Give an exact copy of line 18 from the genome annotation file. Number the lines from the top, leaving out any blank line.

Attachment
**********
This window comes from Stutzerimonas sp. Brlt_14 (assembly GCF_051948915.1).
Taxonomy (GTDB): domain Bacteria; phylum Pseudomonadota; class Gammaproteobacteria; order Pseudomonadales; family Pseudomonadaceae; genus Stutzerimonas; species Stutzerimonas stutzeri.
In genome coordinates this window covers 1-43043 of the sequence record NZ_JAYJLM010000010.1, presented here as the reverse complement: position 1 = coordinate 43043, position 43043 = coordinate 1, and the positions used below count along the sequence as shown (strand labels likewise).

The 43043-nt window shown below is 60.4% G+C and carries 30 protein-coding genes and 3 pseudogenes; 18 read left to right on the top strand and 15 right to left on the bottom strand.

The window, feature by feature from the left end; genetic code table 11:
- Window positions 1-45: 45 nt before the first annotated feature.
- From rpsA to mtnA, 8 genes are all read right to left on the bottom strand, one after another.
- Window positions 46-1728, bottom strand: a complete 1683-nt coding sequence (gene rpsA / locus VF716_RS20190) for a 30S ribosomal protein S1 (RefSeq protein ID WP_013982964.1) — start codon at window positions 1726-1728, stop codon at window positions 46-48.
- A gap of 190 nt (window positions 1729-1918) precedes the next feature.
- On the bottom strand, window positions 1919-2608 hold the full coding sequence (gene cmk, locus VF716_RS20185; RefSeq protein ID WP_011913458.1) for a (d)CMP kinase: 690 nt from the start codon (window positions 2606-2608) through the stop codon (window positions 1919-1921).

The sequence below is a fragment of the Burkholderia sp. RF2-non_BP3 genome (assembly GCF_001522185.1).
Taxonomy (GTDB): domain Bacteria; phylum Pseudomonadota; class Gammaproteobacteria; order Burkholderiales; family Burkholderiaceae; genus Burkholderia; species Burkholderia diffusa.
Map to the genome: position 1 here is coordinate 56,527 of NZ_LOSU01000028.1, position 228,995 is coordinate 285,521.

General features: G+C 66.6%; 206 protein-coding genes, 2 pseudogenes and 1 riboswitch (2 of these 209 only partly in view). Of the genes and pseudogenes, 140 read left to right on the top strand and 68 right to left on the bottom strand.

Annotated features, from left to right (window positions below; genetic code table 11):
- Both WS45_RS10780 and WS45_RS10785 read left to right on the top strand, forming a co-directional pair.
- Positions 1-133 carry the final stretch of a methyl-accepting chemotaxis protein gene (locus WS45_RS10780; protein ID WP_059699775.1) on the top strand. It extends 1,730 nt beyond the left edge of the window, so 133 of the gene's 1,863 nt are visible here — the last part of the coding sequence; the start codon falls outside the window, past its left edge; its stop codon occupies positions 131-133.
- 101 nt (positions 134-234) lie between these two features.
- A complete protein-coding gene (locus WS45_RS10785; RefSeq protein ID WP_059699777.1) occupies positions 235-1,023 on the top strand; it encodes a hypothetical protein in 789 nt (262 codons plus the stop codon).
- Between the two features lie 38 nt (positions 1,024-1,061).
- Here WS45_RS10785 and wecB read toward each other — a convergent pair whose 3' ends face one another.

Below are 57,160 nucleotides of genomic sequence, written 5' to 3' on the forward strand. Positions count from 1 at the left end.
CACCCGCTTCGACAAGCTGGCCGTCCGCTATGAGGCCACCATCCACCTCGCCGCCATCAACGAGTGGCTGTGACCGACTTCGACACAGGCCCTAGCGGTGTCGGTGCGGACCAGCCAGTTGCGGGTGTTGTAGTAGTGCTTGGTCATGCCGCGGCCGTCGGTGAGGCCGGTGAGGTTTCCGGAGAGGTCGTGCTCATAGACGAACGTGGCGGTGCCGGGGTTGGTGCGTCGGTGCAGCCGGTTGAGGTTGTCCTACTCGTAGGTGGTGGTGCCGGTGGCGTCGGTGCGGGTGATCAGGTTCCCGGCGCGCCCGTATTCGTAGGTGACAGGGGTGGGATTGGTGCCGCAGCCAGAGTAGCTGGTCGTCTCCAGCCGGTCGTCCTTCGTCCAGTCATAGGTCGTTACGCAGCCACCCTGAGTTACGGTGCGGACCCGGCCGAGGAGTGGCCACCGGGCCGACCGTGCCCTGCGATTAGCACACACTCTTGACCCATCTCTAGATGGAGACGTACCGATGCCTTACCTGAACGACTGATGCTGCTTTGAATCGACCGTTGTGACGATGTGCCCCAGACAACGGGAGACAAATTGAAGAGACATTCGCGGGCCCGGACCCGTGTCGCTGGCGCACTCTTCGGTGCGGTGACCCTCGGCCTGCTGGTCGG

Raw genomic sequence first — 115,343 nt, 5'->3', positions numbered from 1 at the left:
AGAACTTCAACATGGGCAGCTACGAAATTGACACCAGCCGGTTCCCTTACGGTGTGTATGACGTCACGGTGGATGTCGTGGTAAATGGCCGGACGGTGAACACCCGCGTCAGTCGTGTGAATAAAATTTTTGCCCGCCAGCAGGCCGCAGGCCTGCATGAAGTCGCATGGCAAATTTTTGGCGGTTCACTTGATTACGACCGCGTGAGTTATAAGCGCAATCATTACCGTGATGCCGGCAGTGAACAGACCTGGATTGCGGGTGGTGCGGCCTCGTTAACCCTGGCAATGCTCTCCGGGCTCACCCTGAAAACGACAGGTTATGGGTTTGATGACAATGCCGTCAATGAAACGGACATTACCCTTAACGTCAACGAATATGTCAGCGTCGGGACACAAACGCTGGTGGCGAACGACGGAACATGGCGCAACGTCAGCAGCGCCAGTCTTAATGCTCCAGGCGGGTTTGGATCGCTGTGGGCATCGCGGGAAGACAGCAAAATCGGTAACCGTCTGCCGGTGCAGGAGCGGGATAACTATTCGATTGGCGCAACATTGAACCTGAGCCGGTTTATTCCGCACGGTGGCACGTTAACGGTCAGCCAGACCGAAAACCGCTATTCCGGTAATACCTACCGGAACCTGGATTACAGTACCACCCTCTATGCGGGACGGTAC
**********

- 101 nt (positions 134-234) lie between these two features.